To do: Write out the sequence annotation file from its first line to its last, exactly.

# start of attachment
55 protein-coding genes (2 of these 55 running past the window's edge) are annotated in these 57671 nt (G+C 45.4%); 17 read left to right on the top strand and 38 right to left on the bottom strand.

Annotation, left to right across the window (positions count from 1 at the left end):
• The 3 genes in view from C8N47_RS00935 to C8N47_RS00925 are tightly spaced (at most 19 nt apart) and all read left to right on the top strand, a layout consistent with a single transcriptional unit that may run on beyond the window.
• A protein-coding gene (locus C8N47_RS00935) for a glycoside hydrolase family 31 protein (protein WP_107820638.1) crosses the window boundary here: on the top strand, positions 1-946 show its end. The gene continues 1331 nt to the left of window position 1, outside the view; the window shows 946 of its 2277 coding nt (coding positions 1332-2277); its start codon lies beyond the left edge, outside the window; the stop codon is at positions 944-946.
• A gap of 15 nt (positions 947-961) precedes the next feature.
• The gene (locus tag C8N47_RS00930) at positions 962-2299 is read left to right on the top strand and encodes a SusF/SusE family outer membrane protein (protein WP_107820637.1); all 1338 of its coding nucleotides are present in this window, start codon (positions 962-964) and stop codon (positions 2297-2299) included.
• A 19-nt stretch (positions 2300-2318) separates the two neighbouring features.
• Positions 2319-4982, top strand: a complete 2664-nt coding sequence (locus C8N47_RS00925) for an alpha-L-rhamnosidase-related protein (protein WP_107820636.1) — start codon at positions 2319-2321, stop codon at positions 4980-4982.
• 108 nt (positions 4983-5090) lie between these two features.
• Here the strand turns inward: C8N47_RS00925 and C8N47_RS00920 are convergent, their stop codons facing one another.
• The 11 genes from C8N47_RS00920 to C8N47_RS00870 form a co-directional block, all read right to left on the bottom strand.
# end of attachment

55 protein-coding genes (2 of these 55 running past the window's edge) are annotated in these 57671 nt (G+C 45.4%); 17 read left to right on the top strand and 38 right to left on the bottom strand.

Annotation, left to right across the window (positions count from 1 at the left end):
• The 3 genes in view from C8N47_RS00935 to C8N47_RS00925 are tightly spaced (at most 19 nt apart) and all read left to right on the top strand, a layout consistent with a single transcriptional unit that may run on beyond the window.
• A protein-coding gene (locus C8N47_RS00935) for a glycoside hydrolase family 31 protein (protein WP_107820638.1) crosses the window boundary here: on the top strand, positions 1-946 show its end. The gene continues 1331 nt to the left of window position 1, outside the view; the window shows 946 of its 2277 coding nt (coding positions 1332-2277); its start codon lies beyond the left edge, outside the window; the stop codon is at positions 944-946.
• A gap of 15 nt (positions 947-961) precedes the next feature.
• The gene (locus tag C8N47_RS00930) at positions 962-2299 is read left to right on the top strand and encodes a SusF/SusE family outer membrane protein (protein WP_107820637.1); all 1338 of its coding nucleotides are present in this window, start codon (positions 962-964) and stop codon (positions 2297-2299) included.
• A 19-nt stretch (positions 2300-2318) separates the two neighbouring features.
• Positions 2319-4982, top strand: a complete 2664-nt coding sequence (locus C8N47_RS00925) for an alpha-L-rhamnosidase-related protein (protein WP_107820636.1) — start codon at positions 2319-2321, stop codon at positions 4980-4982.
• 108 nt (positions 4983-5090) lie between these two features.
• Here the strand turns inward: C8N47_RS00925 and C8N47_RS00920 are convergent, their stop codons facing one another.
• The 11 genes from C8N47_RS00920 to C8N47_RS00870 form a co-directional block, all read right to left on the bottom strand.